Was she daft? He was a stranger, and a violent one at that.
“I cannot do that,” he murmured in a voice that blended with the night, dusky and deep.
She couldn’t remember what she’d asked him. “Do what?”
His lips quirked, and his knowing eyes stared into hers a moment too long. “Allow you to return to your party.”
A prickle chilled her spine. “What do you mean?”
Two of her mounted guards, MacClaren’s men, burst from the bushes, their horses galloping at full speed, their swords swinging. She ducked.
Duncan released her. His plaid dropped to the ground, and he vanished.
One of the guards flew sideways from his horse as if flung by an invisible force. The second man was tossed forward, over the horse’s head, flipping through the air twice before landing facedown with a groan.
More of her guards, her own clansmen, charged forth, yelling battle cries. Alana froze in place while they galloped all around her, the horses neighing and rearing.
A scarlet spot the size of her fist moved through the twilight, and wherever it darted, her men soared through the air and fell to the ground with a thud, the breath knocked from them.
One man pushed himself to a standing position, gasping for breath, his sword drawn. In the next instant, the red glimmering light intervened, and the guard’s sword flew to the right while he tumbled to the left.
“St. Bride preserve us,” she whispered. What dark magic did Duncan possess?
“Cease! And I shall let you live!” Duncan commanded.
But Lady Alana’s guards didn’t obey. Imbeciles. Didn’t they know he could kill them all in a trice? Not that he wished to kill anyone presently. He merely needed to capture Alana and her people, all unharmed. He couldn’t believe what a prime opportunity he’d been given. At last he had the leverage to bend MacClaren to his will as never before.
The MacClaren men who had been riding with Alana returned for another go at him. Duncan, flying through the air like an invisible arrow, slammed his fist against one’s shoulder. His powerful Fae strength sent the man sprawling from his saddle and his sword hurtling through the air. The wild-eyed horse whinnied and bolted. Duncan dispatched the second man in the same manner.
He scanned the area. Where had Alana gone?
She was escaping. He sailed through the air, giving chase. She glanced back but he knew she could see naught but the glowing crimson mark over his heart. One phenomenal thing about being half Fae was the ability to disappear, except for the Fae mark, and soar with the birds when he wanted. As a child, he had terrified everyone in the clan with this magical gift, and had even angered his father. ’Twas at times like that when he’d vanish, fly away from the castle and not return for days. He’d found friends among the common crofters. Anything to escape his father’s fists. Finally, his father had simply taken to ignoring him.
“You demon! Leave me be.” Alana sprinted toward the loch.
She thought him a demon, did she? Nay, he was no demon, but he would show her he’d use any means to get what he wanted. He reached out, his hand sliding off her shoulder when she changed direction abruptly. She headed straight toward the women of her party and a break in the bushes near the cliff.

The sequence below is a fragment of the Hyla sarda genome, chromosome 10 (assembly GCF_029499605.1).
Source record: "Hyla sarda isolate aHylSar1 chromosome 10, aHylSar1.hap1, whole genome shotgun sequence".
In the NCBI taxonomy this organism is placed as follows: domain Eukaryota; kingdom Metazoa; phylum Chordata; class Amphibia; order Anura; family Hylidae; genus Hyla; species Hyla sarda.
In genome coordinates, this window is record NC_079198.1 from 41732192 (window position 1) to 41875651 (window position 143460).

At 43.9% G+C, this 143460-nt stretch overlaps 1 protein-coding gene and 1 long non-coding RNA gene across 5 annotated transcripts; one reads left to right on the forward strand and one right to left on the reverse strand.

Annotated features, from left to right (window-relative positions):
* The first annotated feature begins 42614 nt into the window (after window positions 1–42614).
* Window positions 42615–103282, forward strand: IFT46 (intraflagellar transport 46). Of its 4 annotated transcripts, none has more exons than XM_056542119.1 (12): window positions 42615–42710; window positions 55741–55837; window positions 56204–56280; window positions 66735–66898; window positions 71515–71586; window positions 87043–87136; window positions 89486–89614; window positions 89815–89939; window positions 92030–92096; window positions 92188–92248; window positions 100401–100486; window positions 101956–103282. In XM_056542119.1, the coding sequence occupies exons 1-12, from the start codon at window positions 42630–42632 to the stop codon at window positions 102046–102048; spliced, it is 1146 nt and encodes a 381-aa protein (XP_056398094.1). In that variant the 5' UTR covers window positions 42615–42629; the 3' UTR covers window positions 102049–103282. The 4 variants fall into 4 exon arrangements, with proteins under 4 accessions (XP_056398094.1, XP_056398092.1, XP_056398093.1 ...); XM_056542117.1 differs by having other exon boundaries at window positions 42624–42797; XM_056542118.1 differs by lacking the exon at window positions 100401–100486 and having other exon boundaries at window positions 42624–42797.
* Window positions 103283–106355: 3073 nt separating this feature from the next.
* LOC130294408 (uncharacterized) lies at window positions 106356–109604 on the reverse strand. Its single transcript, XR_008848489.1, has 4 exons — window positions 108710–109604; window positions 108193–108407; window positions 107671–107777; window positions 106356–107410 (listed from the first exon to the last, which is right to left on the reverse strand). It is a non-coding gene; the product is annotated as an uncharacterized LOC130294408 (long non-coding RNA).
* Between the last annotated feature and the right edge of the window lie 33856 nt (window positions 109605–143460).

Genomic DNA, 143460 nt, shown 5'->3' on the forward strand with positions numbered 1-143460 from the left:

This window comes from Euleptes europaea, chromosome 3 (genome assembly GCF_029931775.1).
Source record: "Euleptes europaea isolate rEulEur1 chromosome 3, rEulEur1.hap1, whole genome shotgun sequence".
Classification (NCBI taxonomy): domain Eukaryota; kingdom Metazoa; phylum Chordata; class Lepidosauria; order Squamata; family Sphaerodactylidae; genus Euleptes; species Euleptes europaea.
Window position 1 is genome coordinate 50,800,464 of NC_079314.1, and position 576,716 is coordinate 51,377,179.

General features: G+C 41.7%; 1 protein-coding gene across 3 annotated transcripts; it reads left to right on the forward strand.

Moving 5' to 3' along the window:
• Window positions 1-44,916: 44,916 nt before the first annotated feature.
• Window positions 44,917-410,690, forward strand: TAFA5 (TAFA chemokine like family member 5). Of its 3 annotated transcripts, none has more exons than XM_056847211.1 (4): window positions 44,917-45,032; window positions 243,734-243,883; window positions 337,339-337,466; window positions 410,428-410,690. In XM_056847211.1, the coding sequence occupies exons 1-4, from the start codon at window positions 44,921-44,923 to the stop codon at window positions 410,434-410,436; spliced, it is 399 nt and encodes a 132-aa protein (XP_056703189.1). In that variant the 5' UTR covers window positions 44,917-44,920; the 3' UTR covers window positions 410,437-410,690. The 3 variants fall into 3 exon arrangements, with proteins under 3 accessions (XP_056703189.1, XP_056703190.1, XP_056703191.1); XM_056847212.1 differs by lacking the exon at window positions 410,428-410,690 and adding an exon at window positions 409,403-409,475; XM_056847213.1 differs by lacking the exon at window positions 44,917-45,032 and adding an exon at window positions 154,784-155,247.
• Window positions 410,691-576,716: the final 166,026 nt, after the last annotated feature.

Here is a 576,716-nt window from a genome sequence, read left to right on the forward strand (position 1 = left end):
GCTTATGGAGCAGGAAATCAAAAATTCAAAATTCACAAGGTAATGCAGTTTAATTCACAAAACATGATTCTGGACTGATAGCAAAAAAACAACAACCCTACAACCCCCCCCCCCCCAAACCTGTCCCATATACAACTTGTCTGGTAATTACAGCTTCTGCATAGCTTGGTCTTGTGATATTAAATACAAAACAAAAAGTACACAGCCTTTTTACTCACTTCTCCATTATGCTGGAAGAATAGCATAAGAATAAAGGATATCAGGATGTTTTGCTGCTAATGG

“Hurry, m’lady! It is nigh upon you!” her maids screamed.
It? He was no it.
Nay, the cavelike space beneath the bushes couldn’t prevent Duncan from capturing her now. She halted abruptly. He bumped into her back, but slid an invisible arm around her waist and caught her before she could stumble forward.
She twisted and shoved at him, trying to pry herself from his grip, but he was far stronger. Though she thrust her elbow against his torso, it felt like a mere tap. ’Twould do her no good to fight him; she would only injure herself.
“Turn me loose.” She kicked backward, missing his leg by an inch. “Blast!”
Though she struggled, he seized her legs and swung her up into his arms. She weighed less than a thistle flower, and her soft form against him awoke all his primal instincts and urges. He ignored them and carried her from the bush, back along the trail.
“Release me, you blackguard. And show yourself.”
Duncan didn’t appreciate the careless insults she tossed his way. Most people were too terrified to insult him in such a way. He didn’t know whether to laugh or spank her. Mayhap he would do both later.
He made sure her skirts and cloak ensnared her limbs, then made himself visible.
She jumped, glaring up at him. “Bastard! You shall pay for your crimes, I vow.”
He smirked and flicked what he hoped was a disparaging glance down at her. Did she truly think he would heed any of her warnings?
“I demand you take me to MacClaren at once.”
He chuckled. He couldn’t resist, given that she appeared about as frightening as an incensed rabbit. “Do you now?”
“’Tis unfortunate then that I’ve never taken orders from lasses, and don’t intend to now.”
“I am Lady Alana Forbes. Sister of Chief Malcolm Forbes.”
“How grand for you.”
“You will have both my brother and my future husband to contend with if you do not release me at once.”
Though her maids kept their distance, huddling near the supplies and campsite, Duncan was certain they were getting an eyeful of his nude body. Her men were a different story. Swords drawn, they limped and stumbled toward him. He couldn’t help but admire their tenacity.
“Close your eyes, lass,” Duncan ordered.
He vanished and they shot toward the sky.
Published by Carina Press © 2011 by Nicole North